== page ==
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The Easter Parade

Enduring American classic

After reading a few contemporary duds, I’ve taken refuge in the haven of mid-20th century American literature and read The Easter Parade by Richard Yates.  I adore literature from this era for it’s well-edited, unpretentious yet profound writing and I haven’t been disappointed this time either. We’re in 1930’s New York. Sarah and Emily are sisters and the children of divorced parents Pookie and Walter Grimes. The opening sentence sets the stage: ‘Neither of the Grimes sisters would have a happy life, and looking back it always seemed that the trouble began with their parents’ divorce.’ Expect no happy ending.

Sarah is the prettier and outgoing of the two while Emily is serious and smarter. Growing up, their reality is ruled by Pookie’s lofty dreams and social aspirations, moving from place to place while their mother looks for better opportunities. Walter is loving but distant and struggles with drinking, a trap that pretty much everyone in this novel falls into at some point (Richard Yates’s own life was seeped in alcohol).

Emily and Sarah choose very different paths in life. Sarah marries early, has three boys in quick succession and aspires to very little. Emily attends university, has a career as an advertising copywriter but struggles to find a life partner. Sarah’s marriage begins to falter, Emily’s boyfriends turn out to be mean or gay or both, the sisters desperately need each other and occasionally reach out but nothing ever comes of it. Communication fails. Missed opportunities abound.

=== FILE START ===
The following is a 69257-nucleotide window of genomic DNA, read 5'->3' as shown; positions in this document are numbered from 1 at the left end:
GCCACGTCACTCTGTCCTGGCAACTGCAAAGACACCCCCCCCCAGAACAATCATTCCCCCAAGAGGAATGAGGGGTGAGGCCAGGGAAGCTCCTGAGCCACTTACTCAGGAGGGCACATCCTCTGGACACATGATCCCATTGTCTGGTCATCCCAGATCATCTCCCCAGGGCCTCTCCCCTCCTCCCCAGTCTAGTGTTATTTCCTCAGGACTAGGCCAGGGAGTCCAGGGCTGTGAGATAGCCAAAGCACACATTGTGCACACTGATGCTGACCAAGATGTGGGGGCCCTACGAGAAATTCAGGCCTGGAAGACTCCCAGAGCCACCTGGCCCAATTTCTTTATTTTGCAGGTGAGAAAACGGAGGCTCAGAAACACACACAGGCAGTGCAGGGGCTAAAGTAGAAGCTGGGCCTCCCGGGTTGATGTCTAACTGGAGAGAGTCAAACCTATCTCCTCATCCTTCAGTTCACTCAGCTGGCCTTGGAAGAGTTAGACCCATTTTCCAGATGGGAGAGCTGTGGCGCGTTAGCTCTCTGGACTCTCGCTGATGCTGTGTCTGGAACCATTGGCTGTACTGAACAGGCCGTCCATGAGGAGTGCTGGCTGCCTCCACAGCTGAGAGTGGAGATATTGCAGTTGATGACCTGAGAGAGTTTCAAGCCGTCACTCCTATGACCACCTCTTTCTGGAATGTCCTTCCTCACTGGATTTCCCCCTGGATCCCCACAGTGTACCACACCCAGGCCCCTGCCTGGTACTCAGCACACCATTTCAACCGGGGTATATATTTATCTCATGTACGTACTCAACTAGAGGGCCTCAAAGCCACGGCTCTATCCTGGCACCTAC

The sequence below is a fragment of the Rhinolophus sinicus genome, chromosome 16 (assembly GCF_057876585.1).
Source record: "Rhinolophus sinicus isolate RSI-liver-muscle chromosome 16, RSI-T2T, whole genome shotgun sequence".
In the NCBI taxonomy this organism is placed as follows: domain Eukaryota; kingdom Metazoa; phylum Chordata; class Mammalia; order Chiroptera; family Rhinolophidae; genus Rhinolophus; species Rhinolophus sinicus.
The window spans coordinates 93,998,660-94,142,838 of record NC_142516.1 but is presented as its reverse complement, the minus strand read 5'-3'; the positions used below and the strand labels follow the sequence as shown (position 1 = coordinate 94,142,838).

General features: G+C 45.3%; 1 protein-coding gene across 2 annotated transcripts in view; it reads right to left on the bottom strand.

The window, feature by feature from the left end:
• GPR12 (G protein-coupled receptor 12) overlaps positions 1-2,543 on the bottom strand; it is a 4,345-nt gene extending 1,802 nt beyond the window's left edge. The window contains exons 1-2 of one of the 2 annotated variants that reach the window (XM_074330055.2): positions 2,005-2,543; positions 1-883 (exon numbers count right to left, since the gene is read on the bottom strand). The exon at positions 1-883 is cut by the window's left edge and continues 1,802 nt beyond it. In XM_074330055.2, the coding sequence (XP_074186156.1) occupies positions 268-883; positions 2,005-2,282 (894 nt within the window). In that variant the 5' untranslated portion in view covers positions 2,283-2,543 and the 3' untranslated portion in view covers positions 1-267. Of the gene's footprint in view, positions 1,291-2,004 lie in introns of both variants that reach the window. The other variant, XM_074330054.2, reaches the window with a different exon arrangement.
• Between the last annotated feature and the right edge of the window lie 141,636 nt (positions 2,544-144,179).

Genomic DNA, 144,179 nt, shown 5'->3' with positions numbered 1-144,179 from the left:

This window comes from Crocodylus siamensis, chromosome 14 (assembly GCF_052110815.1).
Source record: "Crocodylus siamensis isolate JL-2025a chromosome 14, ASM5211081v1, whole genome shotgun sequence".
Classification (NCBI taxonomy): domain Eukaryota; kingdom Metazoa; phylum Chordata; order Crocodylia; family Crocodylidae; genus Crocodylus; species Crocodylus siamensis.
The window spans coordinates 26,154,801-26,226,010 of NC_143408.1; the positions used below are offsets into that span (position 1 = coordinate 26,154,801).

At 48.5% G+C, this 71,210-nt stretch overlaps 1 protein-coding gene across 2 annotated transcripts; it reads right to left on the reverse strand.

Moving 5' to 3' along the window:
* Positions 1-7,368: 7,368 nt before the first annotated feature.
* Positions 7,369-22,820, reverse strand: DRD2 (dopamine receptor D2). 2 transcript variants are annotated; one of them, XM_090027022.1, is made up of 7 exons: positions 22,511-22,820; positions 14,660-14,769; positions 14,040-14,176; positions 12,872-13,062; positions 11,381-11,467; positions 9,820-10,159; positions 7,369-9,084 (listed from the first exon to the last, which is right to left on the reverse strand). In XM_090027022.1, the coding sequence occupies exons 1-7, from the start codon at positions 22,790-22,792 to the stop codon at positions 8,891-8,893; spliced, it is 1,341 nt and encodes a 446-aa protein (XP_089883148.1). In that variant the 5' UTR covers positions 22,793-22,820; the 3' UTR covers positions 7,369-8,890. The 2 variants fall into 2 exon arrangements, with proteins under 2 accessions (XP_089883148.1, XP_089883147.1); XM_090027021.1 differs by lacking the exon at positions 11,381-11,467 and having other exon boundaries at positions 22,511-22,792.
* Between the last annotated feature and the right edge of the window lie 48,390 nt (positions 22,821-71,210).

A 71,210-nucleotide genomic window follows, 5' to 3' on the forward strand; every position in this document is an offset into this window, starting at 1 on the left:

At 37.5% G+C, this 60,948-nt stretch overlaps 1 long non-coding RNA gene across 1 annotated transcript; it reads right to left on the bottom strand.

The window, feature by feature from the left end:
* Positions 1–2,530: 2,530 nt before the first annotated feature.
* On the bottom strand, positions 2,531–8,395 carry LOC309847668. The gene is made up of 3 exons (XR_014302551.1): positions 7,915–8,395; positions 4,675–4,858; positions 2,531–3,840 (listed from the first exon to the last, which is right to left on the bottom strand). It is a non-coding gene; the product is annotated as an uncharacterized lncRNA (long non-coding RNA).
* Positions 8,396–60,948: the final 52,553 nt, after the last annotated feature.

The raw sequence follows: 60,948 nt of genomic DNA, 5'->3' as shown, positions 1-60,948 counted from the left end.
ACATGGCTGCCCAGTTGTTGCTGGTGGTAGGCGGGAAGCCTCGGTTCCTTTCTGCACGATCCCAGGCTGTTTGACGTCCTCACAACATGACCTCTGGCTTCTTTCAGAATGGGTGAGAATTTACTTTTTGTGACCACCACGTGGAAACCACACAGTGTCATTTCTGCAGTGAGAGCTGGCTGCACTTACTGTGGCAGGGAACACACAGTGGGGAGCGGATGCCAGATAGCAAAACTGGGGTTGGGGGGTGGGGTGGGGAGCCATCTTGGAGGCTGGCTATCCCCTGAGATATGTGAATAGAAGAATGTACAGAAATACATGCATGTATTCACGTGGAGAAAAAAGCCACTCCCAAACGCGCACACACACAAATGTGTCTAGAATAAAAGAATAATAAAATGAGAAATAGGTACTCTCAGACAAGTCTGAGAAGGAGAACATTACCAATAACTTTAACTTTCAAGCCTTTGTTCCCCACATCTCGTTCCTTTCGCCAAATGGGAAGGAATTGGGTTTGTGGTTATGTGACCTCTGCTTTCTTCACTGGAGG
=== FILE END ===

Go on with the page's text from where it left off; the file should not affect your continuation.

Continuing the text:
Yates’ writing is superb, simple but multi-layered and a clever combination of funny and melancholic. It reminds me of some favourites (also reviewed on Bookstoker) from the same period: Wallace Stegner’s Crossing to Safety and Evan S. Connell’s Mrs Bridge. I love Yates’ ability to capture, in a sentence or two, an entire personality.

Esther Grimes, or Pookie, was a small, active woman whose life seemed pledged to achieving and sustaining and elusive quality she called ‘flair’. She pored over fashion magazines, dressed tastefully and tried many ways of fixing her hair, but her eyes remained bewildered and she never quite learned to keep her lipstick within the borders of her mouth, which gave her an air of dazed and vulnerable uncertainty.

Yates hints and alludes and says without saying, mirroring the characters in the novel who almost without exception fails to be honest or tell the truth, even about the most elementary things. Such as when Emily learns that her father is not a college graduate.

‘You mean you thought I was a college graduate? Where’d you get that idea? Your mother?’

‘I guess so, yes.’

‘Well, your mother has her own way of dealing with information.’

Yates’ novel is a product of its time and his preoccupation with domestic fulfilment as the chief goal of both sisters might grate with some of you. I loved it, though, for the way Yates portrays family dysfunction and failure of communication. The many missed opportunities, the striving to be something other than what you are and pretending to be someone else all adds up to a potent reminder of how to NOT live your life.

The Easter Parade by Richard Yates is published by Vintage Books, 226 pages.

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